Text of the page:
10.5 • Preparing Alkyl Halides from Alcohols
The most generally useful method for preparing alkyl halides is to make them from alcohols, which themselves can be obtained from carbonyl compounds as we’ll see in Sections 17.4 and 17.5. Because of the importance of this process, many different methods have been developed to transform alcohols into alkyl halides. The simplest method is to treat the alcohol with HCl, HBr, or HI. For reasons that will be discussed in Section 11.5, this reaction works best with tertiary alcohols, R3COH. Primary and secondary alcohols react much more slowly and at higher temperatures.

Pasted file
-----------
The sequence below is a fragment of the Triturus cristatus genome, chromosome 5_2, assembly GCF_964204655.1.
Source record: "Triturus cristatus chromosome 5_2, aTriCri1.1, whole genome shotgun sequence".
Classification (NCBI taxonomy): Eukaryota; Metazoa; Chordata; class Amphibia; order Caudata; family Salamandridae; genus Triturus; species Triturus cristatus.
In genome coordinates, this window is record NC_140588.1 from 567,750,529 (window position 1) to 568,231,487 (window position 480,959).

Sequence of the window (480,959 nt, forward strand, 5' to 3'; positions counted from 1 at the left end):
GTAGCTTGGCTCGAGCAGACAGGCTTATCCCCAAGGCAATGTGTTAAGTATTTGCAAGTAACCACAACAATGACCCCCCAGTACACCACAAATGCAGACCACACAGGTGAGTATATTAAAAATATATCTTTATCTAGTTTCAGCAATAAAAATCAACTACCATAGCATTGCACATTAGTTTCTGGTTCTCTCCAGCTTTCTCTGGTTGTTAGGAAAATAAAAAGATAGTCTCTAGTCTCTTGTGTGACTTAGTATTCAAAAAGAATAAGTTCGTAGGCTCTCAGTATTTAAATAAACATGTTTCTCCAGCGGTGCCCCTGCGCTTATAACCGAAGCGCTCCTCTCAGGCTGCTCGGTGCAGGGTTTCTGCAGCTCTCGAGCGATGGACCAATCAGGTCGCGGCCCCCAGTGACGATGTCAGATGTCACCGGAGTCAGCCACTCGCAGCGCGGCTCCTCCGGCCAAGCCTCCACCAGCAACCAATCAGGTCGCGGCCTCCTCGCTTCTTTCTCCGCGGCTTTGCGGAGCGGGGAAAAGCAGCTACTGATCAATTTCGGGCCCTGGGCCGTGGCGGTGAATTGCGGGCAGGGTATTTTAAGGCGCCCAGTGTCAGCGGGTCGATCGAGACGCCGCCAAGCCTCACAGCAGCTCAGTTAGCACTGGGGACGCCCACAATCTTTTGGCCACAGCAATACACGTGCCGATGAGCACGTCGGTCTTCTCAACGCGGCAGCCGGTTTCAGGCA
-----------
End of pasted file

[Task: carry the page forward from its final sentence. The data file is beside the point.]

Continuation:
The reaction of HX with a tertiary alcohol is so rapid that it’s often carried out simply by bubbling pure HCl or HBr gas into a cold ether solution of the alcohol. 1-Methylcyclohexanol, for example, is converted into 1-chloro-1-methylcyclohexane by treatment with HCl.
Primary and secondary alcohols are best converted into alkyl halides by treatment with either thionyl chloride (SOCl2) or phosphorus tribromide (PBr3). These reactions, which normally take place readily under mild conditions, are less acidic and less likely to cause acid-catalyzed rearrangements than the HX method.
As the preceding examples indicate, the yields of these SOCl2 and PBr3 reactions are generally high and other functional groups such as ethers, carbonyls, and aromatic rings don’t usually interfere. We’ll look at the mechanisms of these and other related substitution reactions in Section 11.3.
Alkyl fluorides can also be prepared from alcohols. Numerous alternative reagents are used for such reactions, including diethylaminosulfur trifluoride [(CH3CH2)2NSF3] and HF in pyridine solvent.